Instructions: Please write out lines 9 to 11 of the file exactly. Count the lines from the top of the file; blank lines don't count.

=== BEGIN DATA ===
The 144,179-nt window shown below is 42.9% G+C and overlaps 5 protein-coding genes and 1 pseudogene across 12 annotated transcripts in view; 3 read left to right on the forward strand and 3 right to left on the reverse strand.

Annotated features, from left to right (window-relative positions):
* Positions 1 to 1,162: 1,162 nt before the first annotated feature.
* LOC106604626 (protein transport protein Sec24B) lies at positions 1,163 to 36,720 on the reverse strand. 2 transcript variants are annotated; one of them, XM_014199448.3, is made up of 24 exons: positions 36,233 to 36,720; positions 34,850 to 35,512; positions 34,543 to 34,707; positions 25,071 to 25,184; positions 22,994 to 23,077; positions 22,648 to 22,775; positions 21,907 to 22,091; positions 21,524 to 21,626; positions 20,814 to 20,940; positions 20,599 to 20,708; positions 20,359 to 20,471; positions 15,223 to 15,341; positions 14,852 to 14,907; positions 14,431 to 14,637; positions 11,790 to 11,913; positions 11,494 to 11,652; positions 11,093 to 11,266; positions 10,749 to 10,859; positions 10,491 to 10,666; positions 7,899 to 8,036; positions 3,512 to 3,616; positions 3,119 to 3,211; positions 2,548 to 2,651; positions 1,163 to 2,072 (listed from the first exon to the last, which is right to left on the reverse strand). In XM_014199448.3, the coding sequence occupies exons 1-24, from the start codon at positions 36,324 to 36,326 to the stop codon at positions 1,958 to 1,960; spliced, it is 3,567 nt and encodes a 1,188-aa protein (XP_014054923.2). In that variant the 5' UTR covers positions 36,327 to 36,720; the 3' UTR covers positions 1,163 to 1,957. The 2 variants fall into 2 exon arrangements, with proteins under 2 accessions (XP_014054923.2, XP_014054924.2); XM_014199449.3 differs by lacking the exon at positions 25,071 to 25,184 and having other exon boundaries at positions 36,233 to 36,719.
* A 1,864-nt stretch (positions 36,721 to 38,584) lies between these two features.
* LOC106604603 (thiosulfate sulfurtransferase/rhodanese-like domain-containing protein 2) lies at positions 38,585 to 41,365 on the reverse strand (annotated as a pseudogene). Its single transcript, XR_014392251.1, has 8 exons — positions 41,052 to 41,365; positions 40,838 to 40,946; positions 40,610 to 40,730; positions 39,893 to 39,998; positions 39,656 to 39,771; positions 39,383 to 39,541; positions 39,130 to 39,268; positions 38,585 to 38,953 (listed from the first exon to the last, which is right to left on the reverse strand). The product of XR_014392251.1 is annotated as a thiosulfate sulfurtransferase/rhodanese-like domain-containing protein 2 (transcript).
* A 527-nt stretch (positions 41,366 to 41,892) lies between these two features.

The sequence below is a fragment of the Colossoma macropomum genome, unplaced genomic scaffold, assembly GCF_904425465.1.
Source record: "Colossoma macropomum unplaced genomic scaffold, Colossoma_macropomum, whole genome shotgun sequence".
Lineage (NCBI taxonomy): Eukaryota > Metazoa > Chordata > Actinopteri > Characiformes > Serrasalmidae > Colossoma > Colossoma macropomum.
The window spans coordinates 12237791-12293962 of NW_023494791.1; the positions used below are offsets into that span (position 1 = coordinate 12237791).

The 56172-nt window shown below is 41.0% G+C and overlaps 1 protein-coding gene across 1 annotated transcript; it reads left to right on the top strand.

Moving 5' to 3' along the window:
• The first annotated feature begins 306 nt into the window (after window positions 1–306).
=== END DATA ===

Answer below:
Source record: "Colossoma macropomum unplaced genomic scaffold, Colossoma_macropomum, whole genome shotgun sequence".
Lineage (NCBI taxonomy): Eukaryota > Metazoa > Chordata > Actinopteri > Characiformes > Serrasalmidae > Colossoma > Colossoma macropomum.
The window spans coordinates 12237791-12293962 of NW_023494791.1; the positions used below are offsets into that span (position 1 = coordinate 12237791).